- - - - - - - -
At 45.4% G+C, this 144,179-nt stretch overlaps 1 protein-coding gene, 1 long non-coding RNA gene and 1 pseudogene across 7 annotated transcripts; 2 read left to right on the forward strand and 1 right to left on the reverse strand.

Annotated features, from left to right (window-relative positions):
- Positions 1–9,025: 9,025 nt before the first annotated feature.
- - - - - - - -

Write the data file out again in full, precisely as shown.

At 45.4% G+C, this 144,179-nt stretch overlaps 1 protein-coding gene, 1 long non-coding RNA gene and 1 pseudogene across 7 annotated transcripts; 2 read left to right on the forward strand and 1 right to left on the reverse strand.

Annotated features, from left to right (window-relative positions):
- Positions 1–9,025: 9,025 nt before the first annotated feature.